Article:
• Kind Pat. No. Code Issue Date Patentee U.S. Pat. No. 5,594,471 A 1997-1-14 Casco Development, Inc. U.S. Pat. No. 6,492,978 B1 2002-12-10 NCR Corporation U.S. Pat. No. 8,206,047 B1 2012-6-26 TouchFire, Inc. U.S. Pat. No. 6,667,738 B2 2003-12-23 Vtech Communications, Inc. U.S. Pat. No. 5,572,573 A 1996-11-05 U S West Advanced Technologies, Inc. U.S. Pat. No. 5,917,906 A 1999-06-29 Ericsson, Inc. U.S. Pat. No. 5,887,995 A 1999-03-30 Compaq Computer Corporation
  • U.S. Patent Application Publications
  • US20060050061 A1 2006-3-9 Mattel, Inc. A1 2004-10-28 Microsoft Corporation US20020021289 B2 2002-2-21 International Business Machines Corporation
  • Users of electronic devices with touch screen input methods often complain of the difficulty of accurately inputting information. The touch screen lacks sufficient tactile properties as the touch screen is flat, the user has no way to differentiate between inputs by touch. This lack of tactile buttons often causes distress to users, especially when they accidentally actuate an unintended on-screen button. Physical buttons or keys provide the user with haptic feedback, allowing them to more easily verify the intended input. The lack of discrete input surfaces on a touch screen results in difficulties with accurately inputting information.
  • Further, many touch screen buttons are more narrow than the width of the average finger. This compounds the problem of accurately contacting the on-screen button to actuate the on-screen button. To complicate this, many touch screen buttons are placed very close together. This close proximity greatly increases the probability that the finger of the user will unintentionally contact and subsequently actuate an adjacent button before contacting the intended button, even if the user's finger initially contacts the appropriate on-screen button.
  • Many touch screen interfaces actuate the on-screen button that the user's finger is contacting immediately prior to release, not the on-screen button that the user's finger initially contacts. This creates a frustrating experience for the user, especially for the users who are unaware of this user interface nuance. With the lack of tactile feedback the user is more likely to believe that they had in fact actuated the intended on-screen button when in fact an adjacent button was contacted and actuated unintentionally.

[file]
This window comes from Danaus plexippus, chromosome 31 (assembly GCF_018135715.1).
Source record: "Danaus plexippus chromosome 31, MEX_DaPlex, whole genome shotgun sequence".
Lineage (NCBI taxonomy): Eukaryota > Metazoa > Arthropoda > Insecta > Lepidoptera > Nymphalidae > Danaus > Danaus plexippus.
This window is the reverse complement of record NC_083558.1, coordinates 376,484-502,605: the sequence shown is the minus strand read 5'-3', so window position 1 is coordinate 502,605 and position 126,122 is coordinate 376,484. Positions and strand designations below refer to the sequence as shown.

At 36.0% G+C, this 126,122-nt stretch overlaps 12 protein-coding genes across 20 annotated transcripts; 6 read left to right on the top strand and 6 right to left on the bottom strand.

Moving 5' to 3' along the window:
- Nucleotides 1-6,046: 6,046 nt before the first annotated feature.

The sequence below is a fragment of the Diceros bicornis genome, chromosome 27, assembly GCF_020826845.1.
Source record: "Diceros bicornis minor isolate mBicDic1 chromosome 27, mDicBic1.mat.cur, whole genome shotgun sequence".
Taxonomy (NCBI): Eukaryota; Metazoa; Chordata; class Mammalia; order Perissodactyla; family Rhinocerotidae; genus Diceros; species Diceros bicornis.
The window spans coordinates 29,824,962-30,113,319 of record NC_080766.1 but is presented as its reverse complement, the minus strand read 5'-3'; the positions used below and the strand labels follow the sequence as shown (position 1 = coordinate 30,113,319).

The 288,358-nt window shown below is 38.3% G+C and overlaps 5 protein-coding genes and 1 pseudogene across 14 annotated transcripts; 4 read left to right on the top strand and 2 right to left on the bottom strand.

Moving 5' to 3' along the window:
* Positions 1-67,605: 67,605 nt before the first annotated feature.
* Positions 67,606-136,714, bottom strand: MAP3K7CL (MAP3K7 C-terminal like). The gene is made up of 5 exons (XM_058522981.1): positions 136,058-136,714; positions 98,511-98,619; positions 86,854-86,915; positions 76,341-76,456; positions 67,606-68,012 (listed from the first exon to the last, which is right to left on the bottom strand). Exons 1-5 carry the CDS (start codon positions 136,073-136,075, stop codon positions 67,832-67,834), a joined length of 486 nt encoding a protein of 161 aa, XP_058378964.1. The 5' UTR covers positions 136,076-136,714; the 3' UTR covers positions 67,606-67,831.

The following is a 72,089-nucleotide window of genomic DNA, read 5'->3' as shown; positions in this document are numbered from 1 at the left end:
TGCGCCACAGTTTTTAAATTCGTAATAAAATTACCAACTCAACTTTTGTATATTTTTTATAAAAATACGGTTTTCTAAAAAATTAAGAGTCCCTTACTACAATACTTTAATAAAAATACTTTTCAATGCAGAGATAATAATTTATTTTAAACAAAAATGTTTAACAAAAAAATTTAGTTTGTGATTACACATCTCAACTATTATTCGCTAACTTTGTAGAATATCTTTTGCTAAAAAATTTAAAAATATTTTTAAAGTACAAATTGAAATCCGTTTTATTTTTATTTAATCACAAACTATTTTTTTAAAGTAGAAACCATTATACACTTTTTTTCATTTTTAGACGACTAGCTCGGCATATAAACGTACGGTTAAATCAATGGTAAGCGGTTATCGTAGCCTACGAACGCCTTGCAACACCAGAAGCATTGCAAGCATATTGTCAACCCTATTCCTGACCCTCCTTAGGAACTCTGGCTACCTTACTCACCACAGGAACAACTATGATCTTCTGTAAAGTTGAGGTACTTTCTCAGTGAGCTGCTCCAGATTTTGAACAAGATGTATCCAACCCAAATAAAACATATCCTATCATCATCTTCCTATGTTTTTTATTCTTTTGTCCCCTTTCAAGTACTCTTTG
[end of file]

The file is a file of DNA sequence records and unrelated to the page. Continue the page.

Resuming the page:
• U.S. patent application 20,020,021,289 to Combs et al. (2002) includes an overlay to define a pattern for the touch screen. The device consists of an overlay on a touch pad. The purpose of the overlay in the prior art is to act as a map of the correlating touch pad functions. The overlay serves to define the functions of the touch pad. The overlay does not act as a guard to prevent or inhibit accidental activation of touch pad functions. The overlay has no tactile implications, as its purpose is simply to indicate touch pad functions visually.
  • U.S. Pat. No. 8,206,047 to Isaac et al. (2012) includes keyboard overlays that comprise rubber sheets that are formed into keyboard shapes. The purpose of these keyboard overlays is to act as a tactile reference point for the typist so that they can type without looking at a screen. By placing a keyboard analog over the keys of a virtual keyboard the typist types more slowly than they otherwise would by having to physically compress the keyboard overlay before actuating the touch screen.
  • U.S. patent application 20,040,212,598 to Kraus et al. (2004) is a keyboard overlay. This overlay relies on physical keys that must be depressed so that the overlay subsequently delivers enough pressure to the touch screen to actuate an on-screen key. The physical keys slow down the actuation of on-screen keys resulting in slower data entry.
  • U.S. Pat. No. 6,667,738 to Murphy (2003) references raised domes as part of a touch screen overlay. The dome as a point of contact is insufficient. The dome makes it easy for a finger or stylus to slip and lose sufficient contact with the overlay to activate displayed buttons. A dome is a gradual change in thickness, resulting in tactile information for the user that is less clear and thus less usable. The dome shape also does not provide a fully raised surface above the entire displayed button, further adding to the tactile ambiguity for the user.
  • U.S. Pat. No. 5,917,906 to Thornton (1999) includes domes that snap into an overlay. Again, the dome as a point of contact is insufficient. The dome makes it easy for a finger or stylus to slip and lose sufficient contact with the overlay to activate displayed buttons. A dome is a gradual change in thickness, resulting in tactile information for the user that is less clear and thus less usable. The dome shape also does not provide a fully raised surface above the entire displayed button, further adding to the tactile ambiguity for the user.